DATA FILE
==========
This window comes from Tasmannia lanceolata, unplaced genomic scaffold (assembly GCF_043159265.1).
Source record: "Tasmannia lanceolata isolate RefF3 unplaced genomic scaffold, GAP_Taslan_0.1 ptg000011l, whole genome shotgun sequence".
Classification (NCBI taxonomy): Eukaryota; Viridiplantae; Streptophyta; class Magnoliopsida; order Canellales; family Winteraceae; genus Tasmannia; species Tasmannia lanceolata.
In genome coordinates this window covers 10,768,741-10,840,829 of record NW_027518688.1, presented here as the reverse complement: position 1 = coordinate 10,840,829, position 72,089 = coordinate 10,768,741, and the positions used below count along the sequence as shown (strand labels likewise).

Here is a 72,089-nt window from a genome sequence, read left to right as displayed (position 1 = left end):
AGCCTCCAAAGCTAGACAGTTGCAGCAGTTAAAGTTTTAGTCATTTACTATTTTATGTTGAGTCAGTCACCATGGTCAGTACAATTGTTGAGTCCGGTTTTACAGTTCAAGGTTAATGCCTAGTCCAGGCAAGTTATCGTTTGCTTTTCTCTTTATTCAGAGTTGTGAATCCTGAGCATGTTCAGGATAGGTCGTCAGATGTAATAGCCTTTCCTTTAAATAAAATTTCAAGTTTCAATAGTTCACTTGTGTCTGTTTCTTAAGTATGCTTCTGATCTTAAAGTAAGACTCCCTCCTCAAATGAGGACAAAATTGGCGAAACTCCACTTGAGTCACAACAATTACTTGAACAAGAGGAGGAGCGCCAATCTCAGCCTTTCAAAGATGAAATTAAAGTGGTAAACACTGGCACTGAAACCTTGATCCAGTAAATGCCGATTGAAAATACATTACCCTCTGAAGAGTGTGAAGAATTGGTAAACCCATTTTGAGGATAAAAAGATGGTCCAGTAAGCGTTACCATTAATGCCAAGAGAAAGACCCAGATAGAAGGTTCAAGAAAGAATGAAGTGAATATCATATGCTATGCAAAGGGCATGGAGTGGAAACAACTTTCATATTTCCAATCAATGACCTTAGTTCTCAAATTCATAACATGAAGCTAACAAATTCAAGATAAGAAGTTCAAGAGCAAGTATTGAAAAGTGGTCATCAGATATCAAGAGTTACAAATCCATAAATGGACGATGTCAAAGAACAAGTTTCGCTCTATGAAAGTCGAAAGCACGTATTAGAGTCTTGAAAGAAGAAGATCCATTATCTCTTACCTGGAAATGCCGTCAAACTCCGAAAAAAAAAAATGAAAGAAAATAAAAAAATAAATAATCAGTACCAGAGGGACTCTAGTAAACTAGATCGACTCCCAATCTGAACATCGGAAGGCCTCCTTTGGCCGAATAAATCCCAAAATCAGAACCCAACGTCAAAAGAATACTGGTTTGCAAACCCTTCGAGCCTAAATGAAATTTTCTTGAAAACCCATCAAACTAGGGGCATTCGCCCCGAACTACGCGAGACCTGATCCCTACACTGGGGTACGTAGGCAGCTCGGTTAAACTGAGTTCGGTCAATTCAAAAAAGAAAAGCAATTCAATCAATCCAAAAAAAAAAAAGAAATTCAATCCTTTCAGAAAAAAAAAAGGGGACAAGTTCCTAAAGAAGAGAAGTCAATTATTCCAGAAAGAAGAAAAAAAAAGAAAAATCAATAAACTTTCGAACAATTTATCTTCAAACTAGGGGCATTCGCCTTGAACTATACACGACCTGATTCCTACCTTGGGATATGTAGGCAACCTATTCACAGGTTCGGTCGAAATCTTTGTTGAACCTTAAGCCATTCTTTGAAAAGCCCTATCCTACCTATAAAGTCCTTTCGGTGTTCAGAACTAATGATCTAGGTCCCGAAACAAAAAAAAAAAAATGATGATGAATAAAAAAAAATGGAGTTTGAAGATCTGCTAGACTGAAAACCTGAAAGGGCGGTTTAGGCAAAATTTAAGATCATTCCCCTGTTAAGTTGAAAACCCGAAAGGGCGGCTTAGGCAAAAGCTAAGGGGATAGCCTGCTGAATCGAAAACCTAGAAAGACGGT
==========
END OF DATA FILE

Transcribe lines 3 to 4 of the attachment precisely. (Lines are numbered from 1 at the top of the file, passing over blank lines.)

Classification (NCBI taxonomy): Eukaryota; Viridiplantae; Streptophyta; class Magnoliopsida; order Canellales; family Winteraceae; genus Tasmannia; species Tasmannia lanceolata.
In genome coordinates this window covers 10,768,741-10,840,829 of record NW_027518688.1, presented here as the reverse complement: position 1 = coordinate 10,840,829, position 72,089 = coordinate 10,768,741, and the positions used below count along the sequence as shown (strand labels likewise).